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The new issue of the Seattle Genealogical Society’s Bulletin is out. One of the articles in it is my contribution. It is a little database I constructed a number of years ago of citations to significant life events from the Washington State Supreme Court reports.

The lead articles in this issue are about the RMS Titanic and the Century 21 Expo in Seattle, in 1962. The Titanic articles include details of some of the passengers’ Pacific Northwest connections. The Expo article is a reminiscence of a society member They are all interesting!

See SGS Bulletin, Spring – Summer 2012, Volume 61, Number 2, page 89 for my piece. The bulletin is a benefit of society membership and is included within the cost. Non-members are encouraged to join and/or find a copy at a major library.

You can contact the society at SeattleGenealogicalSociety.org for copies or find it at your local library.

It is a fun and interesting experience to write for the SGS, and I’ll be contributing more articles in the future.

NPM

© 2012 N. P. Maling — Sea Genes – Family History & Genealogy Research

Written by N. P. Maling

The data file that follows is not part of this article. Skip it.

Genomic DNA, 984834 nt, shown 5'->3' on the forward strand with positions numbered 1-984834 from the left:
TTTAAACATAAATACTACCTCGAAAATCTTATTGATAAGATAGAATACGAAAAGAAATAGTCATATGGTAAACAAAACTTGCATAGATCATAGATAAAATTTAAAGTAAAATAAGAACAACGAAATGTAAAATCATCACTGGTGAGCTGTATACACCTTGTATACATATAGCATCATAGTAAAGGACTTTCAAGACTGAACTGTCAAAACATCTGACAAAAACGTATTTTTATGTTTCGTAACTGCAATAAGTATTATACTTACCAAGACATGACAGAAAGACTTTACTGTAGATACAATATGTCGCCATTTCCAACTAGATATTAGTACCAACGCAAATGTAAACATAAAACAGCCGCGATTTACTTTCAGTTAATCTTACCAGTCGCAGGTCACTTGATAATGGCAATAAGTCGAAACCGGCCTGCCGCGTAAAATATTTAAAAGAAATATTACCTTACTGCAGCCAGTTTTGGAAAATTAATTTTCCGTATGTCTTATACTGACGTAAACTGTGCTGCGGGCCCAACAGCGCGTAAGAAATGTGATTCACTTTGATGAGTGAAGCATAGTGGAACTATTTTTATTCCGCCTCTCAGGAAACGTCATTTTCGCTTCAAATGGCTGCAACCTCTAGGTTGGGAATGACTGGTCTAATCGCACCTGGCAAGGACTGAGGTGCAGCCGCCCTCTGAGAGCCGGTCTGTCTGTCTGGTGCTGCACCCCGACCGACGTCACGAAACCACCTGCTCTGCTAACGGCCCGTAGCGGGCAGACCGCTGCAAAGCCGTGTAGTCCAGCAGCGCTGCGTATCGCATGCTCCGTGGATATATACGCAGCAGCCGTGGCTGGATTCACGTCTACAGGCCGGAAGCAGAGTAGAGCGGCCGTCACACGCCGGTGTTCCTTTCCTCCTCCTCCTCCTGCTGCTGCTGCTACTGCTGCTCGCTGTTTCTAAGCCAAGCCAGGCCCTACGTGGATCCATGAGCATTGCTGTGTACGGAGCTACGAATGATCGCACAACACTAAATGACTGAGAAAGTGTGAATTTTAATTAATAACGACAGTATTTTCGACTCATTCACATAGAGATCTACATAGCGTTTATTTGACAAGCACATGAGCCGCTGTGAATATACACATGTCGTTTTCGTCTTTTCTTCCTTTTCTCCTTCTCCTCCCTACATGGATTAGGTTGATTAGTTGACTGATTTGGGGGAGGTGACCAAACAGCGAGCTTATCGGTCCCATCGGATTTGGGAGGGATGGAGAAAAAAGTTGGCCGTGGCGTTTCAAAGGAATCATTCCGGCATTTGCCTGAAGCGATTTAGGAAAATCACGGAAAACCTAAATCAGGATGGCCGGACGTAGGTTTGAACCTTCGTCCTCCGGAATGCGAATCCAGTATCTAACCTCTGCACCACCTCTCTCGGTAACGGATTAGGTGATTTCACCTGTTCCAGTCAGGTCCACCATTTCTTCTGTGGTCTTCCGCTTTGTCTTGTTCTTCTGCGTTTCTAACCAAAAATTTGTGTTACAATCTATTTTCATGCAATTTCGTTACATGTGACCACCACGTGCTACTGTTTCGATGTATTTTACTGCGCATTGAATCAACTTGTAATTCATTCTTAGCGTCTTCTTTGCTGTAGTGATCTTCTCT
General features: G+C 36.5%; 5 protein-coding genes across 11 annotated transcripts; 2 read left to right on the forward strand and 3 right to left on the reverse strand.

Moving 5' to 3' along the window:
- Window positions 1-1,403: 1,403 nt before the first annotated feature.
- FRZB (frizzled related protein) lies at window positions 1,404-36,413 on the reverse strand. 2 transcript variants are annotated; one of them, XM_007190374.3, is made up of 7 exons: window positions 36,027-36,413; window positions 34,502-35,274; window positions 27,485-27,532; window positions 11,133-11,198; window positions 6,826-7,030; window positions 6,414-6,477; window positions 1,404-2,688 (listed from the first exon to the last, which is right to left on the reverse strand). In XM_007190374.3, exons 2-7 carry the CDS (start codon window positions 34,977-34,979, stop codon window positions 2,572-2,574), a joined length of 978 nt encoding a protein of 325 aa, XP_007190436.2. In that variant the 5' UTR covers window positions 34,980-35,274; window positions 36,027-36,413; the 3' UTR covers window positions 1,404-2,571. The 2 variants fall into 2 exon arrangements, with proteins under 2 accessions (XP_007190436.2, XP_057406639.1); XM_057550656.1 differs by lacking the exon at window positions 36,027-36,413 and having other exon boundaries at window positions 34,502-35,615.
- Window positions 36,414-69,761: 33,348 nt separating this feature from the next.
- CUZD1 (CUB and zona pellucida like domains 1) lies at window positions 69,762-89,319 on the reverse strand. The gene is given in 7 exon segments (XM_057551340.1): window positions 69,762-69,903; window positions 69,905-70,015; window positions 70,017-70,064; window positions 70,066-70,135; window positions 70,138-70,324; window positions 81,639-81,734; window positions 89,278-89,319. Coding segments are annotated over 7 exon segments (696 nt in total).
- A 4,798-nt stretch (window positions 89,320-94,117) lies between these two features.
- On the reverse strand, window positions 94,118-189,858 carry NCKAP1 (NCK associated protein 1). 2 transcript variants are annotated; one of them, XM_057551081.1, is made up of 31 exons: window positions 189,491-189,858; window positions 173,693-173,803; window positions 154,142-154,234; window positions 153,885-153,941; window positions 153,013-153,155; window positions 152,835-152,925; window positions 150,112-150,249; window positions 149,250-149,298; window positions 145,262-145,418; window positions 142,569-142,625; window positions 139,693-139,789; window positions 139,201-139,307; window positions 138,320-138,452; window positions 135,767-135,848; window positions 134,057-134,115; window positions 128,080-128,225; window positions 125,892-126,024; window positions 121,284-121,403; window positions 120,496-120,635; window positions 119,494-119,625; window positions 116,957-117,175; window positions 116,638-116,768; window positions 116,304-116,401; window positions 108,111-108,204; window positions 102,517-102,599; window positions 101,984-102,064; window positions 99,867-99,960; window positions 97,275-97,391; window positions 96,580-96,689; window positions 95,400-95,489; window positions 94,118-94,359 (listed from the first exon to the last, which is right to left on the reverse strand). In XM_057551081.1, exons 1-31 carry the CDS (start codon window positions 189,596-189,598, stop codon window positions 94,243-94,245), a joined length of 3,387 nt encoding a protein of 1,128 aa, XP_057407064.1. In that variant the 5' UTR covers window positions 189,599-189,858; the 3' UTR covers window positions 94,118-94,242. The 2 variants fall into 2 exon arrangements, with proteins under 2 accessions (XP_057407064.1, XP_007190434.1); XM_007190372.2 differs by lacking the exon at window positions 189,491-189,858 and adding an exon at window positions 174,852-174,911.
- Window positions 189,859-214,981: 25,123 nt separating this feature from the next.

8 May 2012 at 00:01

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City Directory Sunday: Spokane, Washington, 1940

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Written by N. P. Maling

6 May 2012 at 00:01

Genealogical Resources at the University of Idaho, Moscow

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The Moscow, Idaho, University of Idaho has recently put up a three-page description of their genealogical resources. It is a great guide to items available for genealogists in both their regular and special collections.

The selection of items includes:

  • digital items on their website and others
  • local and regional materials
  • electronic databases the university has access to
  • maps and atlases
  • other groups in the area who might be able to help you

The guide also contains basic tips on how to use WorldCat, the international bibliographic database, to search the library’s catalog from a distance. A few of the resources also reference Washington State, particularly the eastern portion, of which Idaho split off from in 1863.

These tips and lists of available items, produced by a professional who knows the pastime and profession, is a great resource for those researching northern Idaho genealogy.

NPM

© 2012 N. P. Maling — Sea Genes – Family History & Genealogy Research

Written by N. P. Maling

3 May 2012 at 00:01

Posted in Genealogy